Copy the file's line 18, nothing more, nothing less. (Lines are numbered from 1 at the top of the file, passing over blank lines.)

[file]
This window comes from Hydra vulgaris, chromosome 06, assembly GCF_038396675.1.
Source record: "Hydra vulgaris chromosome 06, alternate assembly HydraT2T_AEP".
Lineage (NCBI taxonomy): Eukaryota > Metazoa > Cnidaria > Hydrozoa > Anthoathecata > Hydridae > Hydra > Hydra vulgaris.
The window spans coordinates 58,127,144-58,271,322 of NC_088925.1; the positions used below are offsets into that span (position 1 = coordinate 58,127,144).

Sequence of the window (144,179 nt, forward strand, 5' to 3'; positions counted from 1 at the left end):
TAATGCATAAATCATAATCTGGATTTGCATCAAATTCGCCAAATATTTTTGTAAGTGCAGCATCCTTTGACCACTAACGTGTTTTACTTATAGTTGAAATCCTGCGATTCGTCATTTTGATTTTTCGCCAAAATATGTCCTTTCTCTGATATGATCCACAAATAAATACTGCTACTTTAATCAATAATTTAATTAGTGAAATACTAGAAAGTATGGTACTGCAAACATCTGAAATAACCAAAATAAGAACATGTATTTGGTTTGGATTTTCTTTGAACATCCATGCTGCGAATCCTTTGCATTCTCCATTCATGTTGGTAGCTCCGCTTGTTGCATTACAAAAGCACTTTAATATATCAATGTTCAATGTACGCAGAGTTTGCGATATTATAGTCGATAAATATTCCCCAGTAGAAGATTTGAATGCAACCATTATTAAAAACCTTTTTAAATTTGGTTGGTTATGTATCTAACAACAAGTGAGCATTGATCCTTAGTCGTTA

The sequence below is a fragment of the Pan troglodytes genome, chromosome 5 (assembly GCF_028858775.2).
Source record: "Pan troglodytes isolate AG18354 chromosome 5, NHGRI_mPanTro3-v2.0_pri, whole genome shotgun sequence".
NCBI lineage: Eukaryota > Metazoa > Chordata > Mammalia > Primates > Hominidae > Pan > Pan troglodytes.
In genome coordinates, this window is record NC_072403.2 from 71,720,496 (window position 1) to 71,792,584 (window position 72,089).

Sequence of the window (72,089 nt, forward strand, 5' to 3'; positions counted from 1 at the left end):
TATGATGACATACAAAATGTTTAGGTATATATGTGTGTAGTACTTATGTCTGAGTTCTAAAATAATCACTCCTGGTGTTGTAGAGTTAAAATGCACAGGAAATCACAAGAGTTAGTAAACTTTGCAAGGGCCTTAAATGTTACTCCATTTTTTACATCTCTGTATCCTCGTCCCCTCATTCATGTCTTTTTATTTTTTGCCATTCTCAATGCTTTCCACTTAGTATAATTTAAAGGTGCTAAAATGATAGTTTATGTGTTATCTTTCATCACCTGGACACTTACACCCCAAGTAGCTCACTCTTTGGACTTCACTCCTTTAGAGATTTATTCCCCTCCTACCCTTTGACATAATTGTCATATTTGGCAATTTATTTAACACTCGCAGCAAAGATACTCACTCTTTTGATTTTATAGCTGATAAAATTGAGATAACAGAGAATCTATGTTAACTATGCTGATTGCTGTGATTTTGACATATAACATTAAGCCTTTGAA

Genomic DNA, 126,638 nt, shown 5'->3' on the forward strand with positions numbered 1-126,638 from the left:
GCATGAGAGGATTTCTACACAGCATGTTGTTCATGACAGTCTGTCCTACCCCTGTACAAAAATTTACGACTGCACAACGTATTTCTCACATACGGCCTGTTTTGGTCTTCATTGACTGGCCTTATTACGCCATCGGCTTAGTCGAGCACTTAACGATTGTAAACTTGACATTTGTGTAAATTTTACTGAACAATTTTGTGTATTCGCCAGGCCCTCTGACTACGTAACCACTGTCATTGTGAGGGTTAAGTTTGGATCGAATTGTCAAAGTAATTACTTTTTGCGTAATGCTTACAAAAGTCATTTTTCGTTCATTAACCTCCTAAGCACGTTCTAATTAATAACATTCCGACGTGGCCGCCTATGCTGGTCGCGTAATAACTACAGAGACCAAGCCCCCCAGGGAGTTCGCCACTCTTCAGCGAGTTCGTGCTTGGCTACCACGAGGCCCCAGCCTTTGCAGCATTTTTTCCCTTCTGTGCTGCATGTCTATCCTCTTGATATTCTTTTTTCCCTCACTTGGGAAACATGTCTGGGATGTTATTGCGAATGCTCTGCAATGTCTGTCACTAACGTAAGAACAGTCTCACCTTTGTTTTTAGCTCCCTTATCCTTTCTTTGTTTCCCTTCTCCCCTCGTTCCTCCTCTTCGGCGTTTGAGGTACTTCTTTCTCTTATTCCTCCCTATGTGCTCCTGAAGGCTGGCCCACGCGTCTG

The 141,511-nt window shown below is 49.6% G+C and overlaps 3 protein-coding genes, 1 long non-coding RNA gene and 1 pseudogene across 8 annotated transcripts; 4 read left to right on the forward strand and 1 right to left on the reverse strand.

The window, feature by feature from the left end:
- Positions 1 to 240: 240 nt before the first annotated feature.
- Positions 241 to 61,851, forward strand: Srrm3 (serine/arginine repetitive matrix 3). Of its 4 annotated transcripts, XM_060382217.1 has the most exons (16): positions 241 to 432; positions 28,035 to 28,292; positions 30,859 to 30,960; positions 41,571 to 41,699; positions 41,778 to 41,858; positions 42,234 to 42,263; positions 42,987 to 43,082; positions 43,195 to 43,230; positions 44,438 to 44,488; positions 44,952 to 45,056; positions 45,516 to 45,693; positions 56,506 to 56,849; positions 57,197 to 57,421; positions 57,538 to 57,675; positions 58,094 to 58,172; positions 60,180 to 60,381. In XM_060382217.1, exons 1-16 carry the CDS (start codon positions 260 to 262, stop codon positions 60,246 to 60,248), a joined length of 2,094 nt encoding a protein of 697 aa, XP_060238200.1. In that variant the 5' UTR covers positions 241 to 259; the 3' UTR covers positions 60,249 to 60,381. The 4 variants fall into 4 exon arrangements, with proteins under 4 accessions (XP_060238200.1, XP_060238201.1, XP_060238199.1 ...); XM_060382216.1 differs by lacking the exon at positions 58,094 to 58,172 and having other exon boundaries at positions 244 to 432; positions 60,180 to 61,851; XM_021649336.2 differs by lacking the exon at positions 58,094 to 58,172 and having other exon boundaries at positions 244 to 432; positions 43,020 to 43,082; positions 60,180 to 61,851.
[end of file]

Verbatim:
- Positions 241 to 61,851, forward strand: Srrm3 (serine/arginine repetitive matrix 3). Of its 4 annotated transcripts, XM_060382217.1 has the most exons (16): positions 241 to 432; positions 28,035 to 28,292; positions 30,859 to 30,960; positions 41,571 to 41,699; positions 41,778 to 41,858; positions 42,234 to 42,263; positions 42,987 to 43,082; positions 43,195 to 43,230; positions 44,438 to 44,488; positions 44,952 to 45,056; positions 45,516 to 45,693; positions 56,506 to 56,849; positions 57,197 to 57,421; positions 57,538 to 57,675; positions 58,094 to 58,172; positions 60,180 to 60,381. In XM_060382217.1, exons 1-16 carry the CDS (start codon positions 260 to 262, stop codon positions 60,246 to 60,248), a joined length of 2,094 nt encoding a protein of 697 aa, XP_060238200.1. In that variant the 5' UTR covers positions 241 to 259; the 3' UTR covers positions 60,249 to 60,381. The 4 variants fall into 4 exon arrangements, with proteins under 4 accessions (XP_060238200.1, XP_060238201.1, XP_060238199.1 ...); XM_060382216.1 differs by lacking the exon at positions 58,094 to 58,172 and having other exon boundaries at positions 244 to 432; positions 60,180 to 61,851; XM_021649336.2 differs by lacking the exon at positions 58,094 to 58,172 and having other exon boundaries at positions 244 to 432; positions 43,020 to 43,082; positions 60,180 to 61,851.